There is also this one really loud guy in the class, who, when combined with ProfessorMartelli's forgetfulness, turns the class into a jumbled mess that is even less related to Dynamical Systems than it was before.
"... And on the oranges, kids, on the oranges they measured 14 whiteflies per square inch. They didn't measure in the air, the entomologists. They didn't measure in the air. Anyway, they measured 14 per square inch, and you could look under the leaves and see them- they were alive, or they were dead- and there were 14 per square inch. On average. But then they fixed it and there were only 2 per square inch. You looked under the leaves and saw only 2. Now 2 is better than 14, but you can't get rid of them all. No, kids, you can never completely get rid of them. That is reality. There were 2 instead of 14 per square inch, is what the entomologists measured..." (FOR 45 MINUTES)
"This is Anne, she is a biology major. My wife is also Anne, but she is definitely not a biology major. She is a philosophy major. She is not a biology major, so that is not her." (said two different times in two different classes)
"Your blood...if you measure it, one day it's eleven, another day it's NOT eleven."
"If you are in the hospital, your blood goes away. In general it goes away."
"The TeX is different from the Microsoft." (at least once per class)
- at least three times per class
"Not always I get it, the email. I have a Mac, unfortunately, and that is all the Mac, unfortunately."
Martelli: A has to fit the equation CA=AB.
writes CA=AB on board
Martelli, later: Now the equation it has to fit is CA=AB.
writes CA=AB on the board a foot above the first CA=AB
"When it's easy, it's too complicated. It's too simple."
"I do not know whether the book is correct. I hope it is correct." (HE WROTE THE BOOK.)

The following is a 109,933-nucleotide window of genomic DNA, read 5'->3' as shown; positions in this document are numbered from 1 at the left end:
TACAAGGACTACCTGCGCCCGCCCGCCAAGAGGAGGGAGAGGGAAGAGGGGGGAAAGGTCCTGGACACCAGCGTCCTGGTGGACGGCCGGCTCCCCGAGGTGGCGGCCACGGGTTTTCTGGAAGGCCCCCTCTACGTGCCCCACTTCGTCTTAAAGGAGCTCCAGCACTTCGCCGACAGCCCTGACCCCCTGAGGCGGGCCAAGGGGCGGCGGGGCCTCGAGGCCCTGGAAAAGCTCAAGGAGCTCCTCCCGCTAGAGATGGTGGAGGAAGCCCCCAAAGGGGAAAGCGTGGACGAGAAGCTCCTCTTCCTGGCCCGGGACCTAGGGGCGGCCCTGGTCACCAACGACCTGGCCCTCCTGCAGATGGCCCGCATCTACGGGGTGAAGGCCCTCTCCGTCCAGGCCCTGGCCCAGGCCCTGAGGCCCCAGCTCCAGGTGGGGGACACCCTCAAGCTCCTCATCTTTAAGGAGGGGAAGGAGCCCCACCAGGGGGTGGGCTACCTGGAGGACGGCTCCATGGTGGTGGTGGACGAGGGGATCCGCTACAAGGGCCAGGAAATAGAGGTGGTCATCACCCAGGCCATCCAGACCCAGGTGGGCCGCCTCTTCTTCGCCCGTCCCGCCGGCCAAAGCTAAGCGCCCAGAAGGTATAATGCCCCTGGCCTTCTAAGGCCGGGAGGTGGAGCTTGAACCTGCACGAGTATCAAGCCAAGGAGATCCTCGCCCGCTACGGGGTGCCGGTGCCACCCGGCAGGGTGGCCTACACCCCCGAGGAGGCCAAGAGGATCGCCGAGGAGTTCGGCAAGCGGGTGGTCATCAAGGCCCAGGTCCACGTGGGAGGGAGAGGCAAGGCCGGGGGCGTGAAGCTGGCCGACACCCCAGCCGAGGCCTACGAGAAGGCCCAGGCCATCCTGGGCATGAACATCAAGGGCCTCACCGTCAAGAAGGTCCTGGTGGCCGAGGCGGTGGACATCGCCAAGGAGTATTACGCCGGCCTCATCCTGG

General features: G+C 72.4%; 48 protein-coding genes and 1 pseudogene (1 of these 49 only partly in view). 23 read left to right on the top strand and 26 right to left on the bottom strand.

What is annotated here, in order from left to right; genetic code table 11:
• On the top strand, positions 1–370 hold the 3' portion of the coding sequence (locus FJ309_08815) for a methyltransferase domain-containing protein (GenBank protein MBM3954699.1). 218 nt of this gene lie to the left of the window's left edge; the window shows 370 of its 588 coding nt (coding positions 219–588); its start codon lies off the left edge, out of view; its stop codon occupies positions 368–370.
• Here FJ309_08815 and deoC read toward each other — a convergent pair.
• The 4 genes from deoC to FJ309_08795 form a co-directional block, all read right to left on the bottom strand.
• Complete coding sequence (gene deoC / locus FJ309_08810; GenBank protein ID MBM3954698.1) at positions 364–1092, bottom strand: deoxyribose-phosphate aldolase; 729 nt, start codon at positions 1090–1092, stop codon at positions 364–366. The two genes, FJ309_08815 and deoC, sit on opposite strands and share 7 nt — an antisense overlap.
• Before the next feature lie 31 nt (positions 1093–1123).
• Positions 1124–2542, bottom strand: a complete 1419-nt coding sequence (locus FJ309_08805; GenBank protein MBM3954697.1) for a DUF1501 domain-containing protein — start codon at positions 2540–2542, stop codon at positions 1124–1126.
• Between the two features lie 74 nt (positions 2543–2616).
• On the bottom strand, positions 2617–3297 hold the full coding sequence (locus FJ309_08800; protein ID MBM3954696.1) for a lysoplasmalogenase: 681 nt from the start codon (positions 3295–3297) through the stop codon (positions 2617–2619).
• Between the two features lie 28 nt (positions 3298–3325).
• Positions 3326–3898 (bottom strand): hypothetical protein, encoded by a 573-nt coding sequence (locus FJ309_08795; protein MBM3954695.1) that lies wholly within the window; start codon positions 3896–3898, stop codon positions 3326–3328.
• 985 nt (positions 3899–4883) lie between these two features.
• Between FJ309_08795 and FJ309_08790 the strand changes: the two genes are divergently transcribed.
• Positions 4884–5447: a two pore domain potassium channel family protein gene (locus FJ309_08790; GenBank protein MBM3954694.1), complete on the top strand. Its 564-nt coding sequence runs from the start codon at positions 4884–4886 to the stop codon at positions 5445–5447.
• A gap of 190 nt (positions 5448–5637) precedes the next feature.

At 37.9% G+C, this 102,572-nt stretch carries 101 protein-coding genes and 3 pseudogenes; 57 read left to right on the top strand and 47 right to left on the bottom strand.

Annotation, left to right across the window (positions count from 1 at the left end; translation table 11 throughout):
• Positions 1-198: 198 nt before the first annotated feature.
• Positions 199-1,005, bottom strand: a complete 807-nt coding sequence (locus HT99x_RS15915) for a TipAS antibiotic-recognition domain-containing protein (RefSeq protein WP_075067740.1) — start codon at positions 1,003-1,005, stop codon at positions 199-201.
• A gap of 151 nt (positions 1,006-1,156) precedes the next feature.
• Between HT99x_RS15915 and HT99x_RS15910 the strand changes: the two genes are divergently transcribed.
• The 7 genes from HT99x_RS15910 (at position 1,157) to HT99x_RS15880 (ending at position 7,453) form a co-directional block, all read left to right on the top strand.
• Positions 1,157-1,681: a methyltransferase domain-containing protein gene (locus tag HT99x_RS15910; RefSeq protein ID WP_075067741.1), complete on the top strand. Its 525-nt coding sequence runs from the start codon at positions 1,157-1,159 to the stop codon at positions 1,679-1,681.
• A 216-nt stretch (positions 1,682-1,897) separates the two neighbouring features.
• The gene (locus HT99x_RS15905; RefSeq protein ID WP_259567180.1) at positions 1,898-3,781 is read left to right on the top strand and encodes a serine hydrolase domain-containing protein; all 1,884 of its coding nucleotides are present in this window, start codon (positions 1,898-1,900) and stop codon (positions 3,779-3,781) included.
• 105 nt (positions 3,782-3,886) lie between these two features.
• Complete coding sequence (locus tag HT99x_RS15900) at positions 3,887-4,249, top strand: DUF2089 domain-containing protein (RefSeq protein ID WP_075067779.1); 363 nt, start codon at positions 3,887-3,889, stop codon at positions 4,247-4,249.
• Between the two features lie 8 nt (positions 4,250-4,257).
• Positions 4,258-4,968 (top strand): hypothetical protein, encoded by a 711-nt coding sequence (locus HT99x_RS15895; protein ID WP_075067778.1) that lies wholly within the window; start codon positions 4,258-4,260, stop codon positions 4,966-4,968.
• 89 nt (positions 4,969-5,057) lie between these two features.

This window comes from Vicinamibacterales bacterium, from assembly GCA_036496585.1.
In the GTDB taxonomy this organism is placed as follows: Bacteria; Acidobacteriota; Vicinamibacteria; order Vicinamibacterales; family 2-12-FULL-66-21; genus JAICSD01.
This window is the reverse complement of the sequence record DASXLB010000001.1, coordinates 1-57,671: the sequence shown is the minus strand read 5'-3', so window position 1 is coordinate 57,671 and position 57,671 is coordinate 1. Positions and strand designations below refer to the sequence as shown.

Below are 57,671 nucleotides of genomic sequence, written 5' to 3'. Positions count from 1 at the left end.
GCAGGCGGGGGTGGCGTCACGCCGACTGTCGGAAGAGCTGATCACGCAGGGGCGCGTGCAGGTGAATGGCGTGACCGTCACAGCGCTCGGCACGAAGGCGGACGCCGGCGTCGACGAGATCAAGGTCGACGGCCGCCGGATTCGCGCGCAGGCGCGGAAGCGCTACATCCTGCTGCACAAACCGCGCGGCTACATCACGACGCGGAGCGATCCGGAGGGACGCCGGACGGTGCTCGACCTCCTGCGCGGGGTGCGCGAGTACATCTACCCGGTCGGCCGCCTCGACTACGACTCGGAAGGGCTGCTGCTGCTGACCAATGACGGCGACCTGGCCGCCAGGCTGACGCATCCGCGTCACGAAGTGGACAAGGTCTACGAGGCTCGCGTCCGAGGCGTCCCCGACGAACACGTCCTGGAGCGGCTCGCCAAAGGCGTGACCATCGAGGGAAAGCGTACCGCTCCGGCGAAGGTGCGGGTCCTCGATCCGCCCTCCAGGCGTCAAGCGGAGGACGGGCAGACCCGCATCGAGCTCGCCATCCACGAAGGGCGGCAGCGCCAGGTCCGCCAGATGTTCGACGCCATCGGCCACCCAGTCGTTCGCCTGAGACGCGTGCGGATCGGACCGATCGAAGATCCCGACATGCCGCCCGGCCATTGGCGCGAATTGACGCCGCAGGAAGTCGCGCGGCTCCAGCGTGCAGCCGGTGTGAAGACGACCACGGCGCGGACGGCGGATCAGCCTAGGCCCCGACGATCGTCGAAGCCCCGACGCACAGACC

yelling "C CAN ONLY BE IN THE INTERVAL (0, 1)! CAN IT BE GREATER THAN 1? NO! CAN IT BE LESS THAN ZERO? NO! CAN IT BE 1? NO! CAN IT BE ZERO? NO!"
"The distance between CGU and my house is... 30... but in Euclidean norms and you have to go on the roads! YOU CANNOT USE THE EUCLIDEAN NORMS. YOU HAVE TO GO ALONG THE ROADS."
"If you go to Italy, you fly. I am from Florence. I like boats."
"If you go up, you go east! (points east) No, you go west."
According to Prof. Martelli, the first prime number is 3.
"I don't know what he was thinking, because he was Russian."
"I asked a friend of mine about the proof that two polynomials are different. I consulted another book. He is in University of Texas."
"I knew that."
"A chaotic function is one that messes up everything."
"Note arcsin is invertible. Where? Because the sine is oxcillating... Invertible? Where? You have to ask where?"
(Handing back homeworks, which don't count towards our grades yet) "Next time, I will really grade them. This time, I closed an eye, both eyes, and that was it. I closed both eyes."
On the homework: Prove that a set that contains all of its limit points is closed.
"The boundary is the intersection of the set with its complement."
- boundary is the null set always
Prof. Martelli walks up to the board and writes the word 'VECTOR' in foot-high letters, and nothing else.
Prof. Martelli: This requires continuity, but continuity is very hard. We will talk about that later.
Liz: Um, Prof. Martelli, everyone here has taken Analysis, right?
Liz: So, we already all covered continuity in Real Analysis. We don't need to go over it again.
Prof. Martelli: Ok.
Prof. Martelli (at end of class): Ok, so next time we will do continuity.
Prof. Martelli: Now the Euclidean norm is the square root of the sum of x_i squared.
He writes it on the board. Liz holds up three fingers.
Prof. Martelli, later: The Euclidean norm is the square root of the sum of x_i squared.
He writes it on the board. Liz holds up four fingers.